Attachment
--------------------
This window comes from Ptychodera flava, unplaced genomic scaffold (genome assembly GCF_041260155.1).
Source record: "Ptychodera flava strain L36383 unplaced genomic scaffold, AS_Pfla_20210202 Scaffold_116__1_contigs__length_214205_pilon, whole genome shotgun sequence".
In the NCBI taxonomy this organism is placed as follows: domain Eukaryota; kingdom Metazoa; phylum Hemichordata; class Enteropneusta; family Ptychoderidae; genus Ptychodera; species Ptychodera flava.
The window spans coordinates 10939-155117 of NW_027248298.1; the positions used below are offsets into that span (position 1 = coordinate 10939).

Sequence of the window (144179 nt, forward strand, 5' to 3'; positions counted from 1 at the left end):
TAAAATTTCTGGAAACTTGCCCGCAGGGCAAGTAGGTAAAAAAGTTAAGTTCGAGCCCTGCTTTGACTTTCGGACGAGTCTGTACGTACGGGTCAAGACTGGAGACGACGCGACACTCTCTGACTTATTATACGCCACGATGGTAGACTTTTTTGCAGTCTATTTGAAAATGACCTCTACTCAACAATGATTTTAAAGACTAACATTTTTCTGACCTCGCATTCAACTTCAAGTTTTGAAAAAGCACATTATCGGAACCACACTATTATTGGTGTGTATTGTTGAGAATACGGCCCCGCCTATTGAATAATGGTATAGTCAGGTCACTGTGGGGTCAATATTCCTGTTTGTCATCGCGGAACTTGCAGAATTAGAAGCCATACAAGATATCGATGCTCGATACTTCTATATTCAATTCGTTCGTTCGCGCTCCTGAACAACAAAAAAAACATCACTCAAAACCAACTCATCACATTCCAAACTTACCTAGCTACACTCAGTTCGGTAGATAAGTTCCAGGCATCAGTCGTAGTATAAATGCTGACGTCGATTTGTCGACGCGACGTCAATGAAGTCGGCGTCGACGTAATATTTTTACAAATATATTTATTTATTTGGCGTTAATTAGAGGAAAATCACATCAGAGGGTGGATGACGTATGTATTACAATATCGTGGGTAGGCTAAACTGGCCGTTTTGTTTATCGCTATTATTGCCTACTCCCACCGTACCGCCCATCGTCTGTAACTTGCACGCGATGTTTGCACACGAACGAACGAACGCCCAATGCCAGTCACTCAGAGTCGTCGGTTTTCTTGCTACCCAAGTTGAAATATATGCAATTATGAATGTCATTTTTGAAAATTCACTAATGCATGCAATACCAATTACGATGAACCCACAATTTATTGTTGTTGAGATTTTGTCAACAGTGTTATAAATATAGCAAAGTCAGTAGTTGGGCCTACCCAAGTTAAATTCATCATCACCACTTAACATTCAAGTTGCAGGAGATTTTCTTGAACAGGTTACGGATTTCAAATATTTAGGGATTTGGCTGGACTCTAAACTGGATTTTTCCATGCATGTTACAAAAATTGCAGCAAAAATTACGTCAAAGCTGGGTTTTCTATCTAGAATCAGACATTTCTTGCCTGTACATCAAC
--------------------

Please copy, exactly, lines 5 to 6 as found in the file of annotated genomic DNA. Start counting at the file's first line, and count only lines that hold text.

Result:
Sequence of the window (144179 nt, forward strand, 5' to 3'; positions counted from 1 at the left end):
TAAAATTTCTGGAAACTTGCCCGCAGGGCAAGTAGGTAAAAAAGTTAAGTTCGAGCCCTGCTTTGACTTTCGGACGAGTCTGTACGTACGGGTCAAGACTGGAGACGACGCGACACTCTCTGACTTATTATACGCCACGATGGTAGACTTTTTTGCAGTCTATTTGAAAATGACCTCTACTCAACAATGATTTTAAAGACTAACATTTTTCTGACCTCGCATTCAACTTCAAGTTTTGAAAAAGCACATTATCGGAACCACACTATTATTGGTGTGTATTGTTGAGAATACGGCCCCGCCTATTGAATAATGGTATAGTCAGGTCACTGTGGGGTCAATATTCCTGTTTGTCATCGCGGAACTTGCAGAATTAGAAGCCATACAAGATATCGATGCTCGATACTTCTATATTCAATTCGTTCGTTCGCGCTCCTGAACAACAAAAAAAACATCACTCAAAACCAACTCATCACATTCCAAACTTACCTAGCTACACTCAGTTCGGTAGATAAGTTCCAGGCATCAGTCGTAGTATAAATGCTGACGTCGATTTGTCGACGCGACGTCAATGAAGTCGGCGTCGACGTAATATTTTTACAAATATATTTATTTATTTGGCGTTAATTAGAGGAAAATCACATCAGAGGGTGGATGACGTATGTATTACAATATCGTGGGTAGGCTAAACTGGCCGTTTTGTTTATCGCTATTATTGCCTACTCCCACCGTACCGCCCATCGTCTGTAACTTGCACGCGATGTTTGCACACGAACGAACGAACGCCCAATGCCAGTCACTCAGAGTCGTCGGTTTTCTTGCTACCCAAGTTGAAATATATGCAATTATGAATGTCATTTTTGAAAATTCACTAATGCATGCAATACCAATTACGATGAACCCACAATTTATTGTTGTTGAGATTTTGTCAACAGTGTTATAAATATAGCAAAGTCAGTAGTTGGGCCTACCCAAGTTAAATTCATCATCACCACTTAACATTCAAGTTGCAGGAGATTTTCTTGAACAGGTTACGGATTTCAAATATTTAGGGATTTGGCTGGACTCTAAACTGGATTTTTCCATGCATGTTACAAAAATTGCAGCAAAAATTACGTCAAAGCTGGGTTTTCTATCTAGAATCAGACATTTCTTGCCTGTACATCAAC